I see his work and I am thrilled. I know how far out of his comfort zone he has been in this class, and I am awed by his work. On the other hand, I understand that this is a real, academic course -- the school takes the arts seriously. I get that. I even understand how other students in the class produced *better* work. But the bummer is that he got a grade he's not happy with in the class, which tragically has him re-convinced that he's NOT an artist and wanting to shimmy his way out of any other visual arts courses. (He will have a photography class coming up, and he feels pretty positive about what he'll be able to accomplish). I wish there were some middle ground; I wish there were some feedback the teacher could have given him that was more encouraging, even if that had to be the grade. It's difficult to teach someone how to deeply engage with the art they are tasked with making (my mom was an art teacher so I had a front-row seat on this), how to show their thought process even if their execution is deemed somehow lacking. Back to that business about loving the process -- if he's engaged in the process and the thinking, should that "count? I believe so. You don't begin to make art unless you feel good about and are willing to undertake the process.
And the grade isn't the end of the world in my eyes, by the way -- but the issue is the way Dean interprets that....
Wednesday, October 2, 2013
I stopped carrying my camera with me today, because it is heavy and I already had a lot to transport to and from work and and and. And I missed the opportunity to take a photo of the incredible praying mantis that was hanging out on a bush just outside my office door. So THAT tells me something....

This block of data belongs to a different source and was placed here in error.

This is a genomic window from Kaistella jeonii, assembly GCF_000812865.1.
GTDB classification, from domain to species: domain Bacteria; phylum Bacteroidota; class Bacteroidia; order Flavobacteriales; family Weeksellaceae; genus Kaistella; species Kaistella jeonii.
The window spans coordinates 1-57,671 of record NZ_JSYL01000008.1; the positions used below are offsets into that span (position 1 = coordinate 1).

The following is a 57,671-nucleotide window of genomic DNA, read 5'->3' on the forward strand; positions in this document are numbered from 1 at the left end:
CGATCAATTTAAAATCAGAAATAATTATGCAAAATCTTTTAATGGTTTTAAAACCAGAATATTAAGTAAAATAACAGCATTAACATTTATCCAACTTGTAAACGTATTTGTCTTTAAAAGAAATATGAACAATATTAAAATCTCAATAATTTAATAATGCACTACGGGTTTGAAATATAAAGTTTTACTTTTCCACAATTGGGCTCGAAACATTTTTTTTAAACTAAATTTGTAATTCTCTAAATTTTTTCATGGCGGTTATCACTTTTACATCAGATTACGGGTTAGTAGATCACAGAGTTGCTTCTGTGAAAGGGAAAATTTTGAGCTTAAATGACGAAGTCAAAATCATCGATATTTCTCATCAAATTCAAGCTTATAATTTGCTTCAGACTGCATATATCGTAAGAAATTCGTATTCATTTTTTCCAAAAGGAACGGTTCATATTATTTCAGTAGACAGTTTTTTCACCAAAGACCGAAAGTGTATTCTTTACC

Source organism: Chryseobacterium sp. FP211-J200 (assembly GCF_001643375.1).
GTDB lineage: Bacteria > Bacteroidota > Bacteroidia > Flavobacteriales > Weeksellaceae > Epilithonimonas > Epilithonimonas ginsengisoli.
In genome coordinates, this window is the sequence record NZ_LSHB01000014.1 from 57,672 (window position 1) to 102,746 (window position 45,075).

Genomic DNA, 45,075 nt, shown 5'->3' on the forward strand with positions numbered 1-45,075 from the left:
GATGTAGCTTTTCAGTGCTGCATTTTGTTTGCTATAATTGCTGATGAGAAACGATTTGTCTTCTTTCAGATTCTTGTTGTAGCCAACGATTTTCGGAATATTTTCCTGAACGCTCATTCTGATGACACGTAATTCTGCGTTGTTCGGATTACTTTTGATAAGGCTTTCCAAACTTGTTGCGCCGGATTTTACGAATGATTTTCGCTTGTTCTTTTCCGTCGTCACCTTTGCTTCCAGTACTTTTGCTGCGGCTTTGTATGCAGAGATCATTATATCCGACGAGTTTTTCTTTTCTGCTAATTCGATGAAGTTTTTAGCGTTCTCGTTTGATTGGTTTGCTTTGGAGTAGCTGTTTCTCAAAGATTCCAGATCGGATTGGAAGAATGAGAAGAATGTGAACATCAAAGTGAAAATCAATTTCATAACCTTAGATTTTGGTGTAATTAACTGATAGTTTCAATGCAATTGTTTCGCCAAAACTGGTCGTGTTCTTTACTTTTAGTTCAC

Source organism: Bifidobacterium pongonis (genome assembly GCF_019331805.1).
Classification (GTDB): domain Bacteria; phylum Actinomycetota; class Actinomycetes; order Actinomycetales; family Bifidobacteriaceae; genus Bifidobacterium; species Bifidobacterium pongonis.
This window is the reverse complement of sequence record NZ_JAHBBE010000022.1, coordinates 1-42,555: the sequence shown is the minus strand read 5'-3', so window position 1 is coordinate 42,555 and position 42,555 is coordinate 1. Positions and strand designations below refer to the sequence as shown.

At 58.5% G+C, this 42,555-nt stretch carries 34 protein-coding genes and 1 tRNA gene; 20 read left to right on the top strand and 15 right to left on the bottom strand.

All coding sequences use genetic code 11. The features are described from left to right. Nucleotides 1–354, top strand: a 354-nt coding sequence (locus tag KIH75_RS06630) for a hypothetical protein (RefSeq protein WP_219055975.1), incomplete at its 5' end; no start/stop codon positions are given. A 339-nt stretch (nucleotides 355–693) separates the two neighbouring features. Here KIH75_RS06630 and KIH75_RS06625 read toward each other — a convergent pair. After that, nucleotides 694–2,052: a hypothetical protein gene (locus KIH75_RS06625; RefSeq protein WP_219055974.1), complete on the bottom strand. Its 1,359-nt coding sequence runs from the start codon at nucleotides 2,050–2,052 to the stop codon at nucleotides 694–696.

I have an idea about doing some little something of clean up in my studio every day for the next thirty days, but the count will not coincide with the calendar because I don't quite have it in me to jump in yet. I type that and instantly feel lame; I do just need to do it. Kind of so much to juggle every day in life already -- we're in one of those "just need to make it through the next couple of weeks" mode with a zillion things going on for each of us and me feeling in the center needing to hold it all together for every one.
Right. And that's really what's at the heart, for me, about the challenge of choosing to do something every day that will feel positively productive. I will try. I will start now, and I will try. And meanwhile I will see about remembering to carry my camera with me.
Saturday, September 28, 2013
Friday, September 27, 2013
My friend Polly is wondering who else might still be playing along, trying or practicing or perfecting something for 30 days. Doesn't matter if you've been on top of every day, but have you been having some fun that you'd like to share?
I'm glad to see the end on the horizon, as much as I have enjoyed these 27 days of photography. It does sometimes feel burdensome, either in the taking or the posting (or the thinking about or the adding it to the to-do list), but to have the body of work to look at and ponder -- that's where the beauty of really pushing yourself to do a thing every day really pays off. Thinking about whether or not to continue, or to try something different, or -- bold thinking -- to continue and ADD something. Natalie would be proud....
Wednesday, September 25, 2013
Tuesday, September 24, 2013
Sunday, September 22, 2013
(Click on photo for full image.)
I would not blame you in the least for thinking some over-wrought PhotoShop enhancement were at work here, but I tell you honestly -- this is straight out of the camera. It was still summer in New Jersey this morning, before we headed north for home.
We attended a magnificent 90th birthday party today in New Jersey, for Ken's uncle. What a long-over due chance to spend time with this branch of Ken's family! Dean hadn't been down since he was a toddler, so of course for him this really was for all practical purposes his first time. Dean, left, is standing with Tyler, who is two months older than Dean. Tyler is the son of Ken's cousin's son -- not sure there's any kind of name for this relationship (cousins twice removed? thrice removed? who knows?) but to me there is certainly a family resemblance.
Friday, September 20, 2013
Happy Friday, indeed. For all the grousing we do about the weather at other times of year, New England remains patient with us, and focused -- she knows she's going to come through with a spectacular fall. Every time. And she'll have us on our knees begging forgiveness for every and any unkind thing we may have ever said about the weather, because THIS is heaven on Earth. Thank you, New England; I do love you.